Summary: I think there are at least three kinds of compromise, and each of them is illustrated by Daniel's experience in Babylon.

A man who had been a notorious thief was telling a friend how

going to church had really changed his life. He was in a store just

that week and saw the nicest pair of boots. They were just his size,

and while he was there the owner of the store stepped out. He could

have easily slipped them under his coat and gotten away, and

ordinarily he would have, but this time he resisted the temptation.

The devil said to take them but the Lord said not to, and there I was

in the middle. He concluded, "I didn't know what to do, so I

compromised. I took a pair of shoes instead."

Obviously his life was not as dramatically changed as he

thought, for his compromise still left him as a thief. The question is,

however, is all compromise of this same worthless nature? Is

Reginald Kauffman accurate when he says, "Compromise is never

anything but an ignoble truce between the duty of a man and the

terror of a coward." Or is Edmund Burke the one who speaks the

truth when he says, "All government indeed, every human benefit

and enjoyment, every virtue and every prudent act is founded on

compromise and barter." Any wise student seeing these on a true or

false test would mark them both false, for one has a never and the

other an every, and an absolute is almost always false. Neither

extreme can be defended which says that compromise is always a

virtue or always a vice.

This question on compromise is stimulated by this first chapter

of Daniel because it appears that there is a contradiction in Daniel's

attitude. He refuses to compromise when it comes to eating heathen

food, but he submits without objection to a heathen education and a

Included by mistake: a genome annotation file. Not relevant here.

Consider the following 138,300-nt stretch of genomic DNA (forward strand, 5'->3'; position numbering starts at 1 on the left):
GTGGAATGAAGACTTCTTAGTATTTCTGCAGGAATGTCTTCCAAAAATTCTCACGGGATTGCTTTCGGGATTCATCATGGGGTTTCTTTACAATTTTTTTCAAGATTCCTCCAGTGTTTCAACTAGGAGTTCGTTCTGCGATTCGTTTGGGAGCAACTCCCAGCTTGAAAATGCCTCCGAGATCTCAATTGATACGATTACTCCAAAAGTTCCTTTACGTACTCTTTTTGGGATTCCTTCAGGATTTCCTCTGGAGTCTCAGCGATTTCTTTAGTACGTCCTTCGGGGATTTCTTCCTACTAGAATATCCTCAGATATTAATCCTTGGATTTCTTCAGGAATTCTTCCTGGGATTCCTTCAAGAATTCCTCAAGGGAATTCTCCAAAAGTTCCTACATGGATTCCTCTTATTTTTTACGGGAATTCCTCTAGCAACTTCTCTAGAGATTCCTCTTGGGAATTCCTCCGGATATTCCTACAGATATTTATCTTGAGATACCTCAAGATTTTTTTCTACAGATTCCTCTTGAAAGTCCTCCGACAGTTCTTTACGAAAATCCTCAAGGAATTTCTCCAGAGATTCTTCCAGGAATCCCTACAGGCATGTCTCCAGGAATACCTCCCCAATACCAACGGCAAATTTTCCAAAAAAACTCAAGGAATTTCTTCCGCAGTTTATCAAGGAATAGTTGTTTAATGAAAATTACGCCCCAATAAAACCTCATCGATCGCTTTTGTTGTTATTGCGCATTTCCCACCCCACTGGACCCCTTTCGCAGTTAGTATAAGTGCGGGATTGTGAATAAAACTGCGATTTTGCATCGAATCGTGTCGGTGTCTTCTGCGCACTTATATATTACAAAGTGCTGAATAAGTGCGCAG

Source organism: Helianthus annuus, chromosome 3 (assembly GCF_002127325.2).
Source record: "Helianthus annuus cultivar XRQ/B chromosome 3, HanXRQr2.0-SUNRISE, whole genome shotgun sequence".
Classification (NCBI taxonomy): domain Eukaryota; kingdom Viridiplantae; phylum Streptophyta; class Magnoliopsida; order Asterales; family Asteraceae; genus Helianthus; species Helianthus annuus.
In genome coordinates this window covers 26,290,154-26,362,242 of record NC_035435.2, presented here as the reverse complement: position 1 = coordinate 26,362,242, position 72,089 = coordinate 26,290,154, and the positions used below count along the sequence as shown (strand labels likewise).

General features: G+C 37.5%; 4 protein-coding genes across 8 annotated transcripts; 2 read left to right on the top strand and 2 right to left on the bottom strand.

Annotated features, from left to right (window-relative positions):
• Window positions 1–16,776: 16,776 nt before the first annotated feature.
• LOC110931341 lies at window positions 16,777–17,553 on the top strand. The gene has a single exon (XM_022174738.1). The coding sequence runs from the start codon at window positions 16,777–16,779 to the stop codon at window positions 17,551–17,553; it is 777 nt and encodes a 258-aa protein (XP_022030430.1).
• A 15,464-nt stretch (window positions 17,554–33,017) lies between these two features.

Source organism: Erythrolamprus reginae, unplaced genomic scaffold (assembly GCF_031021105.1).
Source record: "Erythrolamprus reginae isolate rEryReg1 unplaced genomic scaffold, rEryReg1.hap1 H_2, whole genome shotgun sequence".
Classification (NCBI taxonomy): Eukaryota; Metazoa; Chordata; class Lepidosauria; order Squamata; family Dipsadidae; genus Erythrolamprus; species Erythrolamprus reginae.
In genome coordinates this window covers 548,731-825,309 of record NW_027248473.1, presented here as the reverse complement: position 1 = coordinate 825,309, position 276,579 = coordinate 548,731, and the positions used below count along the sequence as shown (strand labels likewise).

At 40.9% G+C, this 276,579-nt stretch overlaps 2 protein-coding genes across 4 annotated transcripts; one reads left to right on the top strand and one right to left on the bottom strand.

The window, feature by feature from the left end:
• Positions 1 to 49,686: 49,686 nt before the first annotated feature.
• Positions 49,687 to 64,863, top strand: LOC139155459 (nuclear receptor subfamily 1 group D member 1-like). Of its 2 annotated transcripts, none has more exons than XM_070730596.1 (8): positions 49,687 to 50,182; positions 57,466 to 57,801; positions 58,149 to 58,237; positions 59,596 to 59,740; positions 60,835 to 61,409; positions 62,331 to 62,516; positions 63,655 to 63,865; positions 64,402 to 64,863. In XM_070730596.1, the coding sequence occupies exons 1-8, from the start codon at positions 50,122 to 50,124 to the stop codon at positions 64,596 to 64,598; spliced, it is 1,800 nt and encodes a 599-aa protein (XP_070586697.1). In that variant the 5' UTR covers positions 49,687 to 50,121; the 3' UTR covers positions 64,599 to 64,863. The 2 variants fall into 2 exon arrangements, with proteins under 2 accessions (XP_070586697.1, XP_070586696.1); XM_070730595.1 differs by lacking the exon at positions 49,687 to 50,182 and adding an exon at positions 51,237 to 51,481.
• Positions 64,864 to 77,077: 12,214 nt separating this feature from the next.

heathen name. Some commentators question Daniel's values here.

They wonder why he draws the line where he does. It seems to be

such a minor point on which he resists, and then he goes along with

more major issues. It has to be admitted that Daniel did enter into

involvement with the pagan culture on many levels. But he refused

to do so on this level of eating. I think it is worth our time to try and

discover the difference, for this would give us instruction for our

own lives as to our own relationship to our culture. I think there are

at least three kinds of compromise, and each of them is illustrated by

Daniel's experience in Babylon. First we see-


The first thing we have to do is establish that this can be so, and

that compromise is not an absolute evil. John Herman Randall Jr.

wrote, "Now anybody who is capable of learning anything from

experience knows that the only way to get along with people, the

only way to do anything together with anybody else, is through

compromise. You don't need exceptional brains to realize that. You

need only to be married or to have a friend." If your wife insists

that you go on a picnic on a Saturday, and you insist that you go on

it on Sunday, and both of you hold your conviction with the view

that it is evil and cowardly to give in, you have a situation which one

can predict will lead to a dark future.

If one yields to the other and avoids the conflict, it is a virtue.

It is a virtue because it compromises only personal interests and not

any principle or moral that affects your relationship to God.

Examples of this kind of compromise are endless. It would be tragic

if there were no such thing as compromise between management and

labor. It neither made any concession, but were uncompromising in

their demands, our whole economic system would be in chaos, and

nothing would ever get settled. One could make 20 compromises a

day on the level of human relationships, and not in any way be out

of God's perfect will.

This is the kind of compromise Daniel made on the matter of

the pagan education he was to receive. He no more compromised his

loyalty to God at this point than does a Christian youth who goes off

to a secular university to study ancient mythology under an atheistic

professor. Daniel was getting one of the best educations of the day.

The Chaldeans were advanced and cultured, and they had plenty to

offer. The fact that they also had some weird courses on astrology

and magic made no difference. A youth like Daniel, who had been

instructed in the truth, and who had an intimate relationship with

the true God, would be no more disturbed than a mature Christian

today would be by taking a course in mythology.

Copy Sermon to Clipboard with PRO Download Sermon with PRO
Talk about it...

Nobody has commented yet. Be the first!

Join the discussion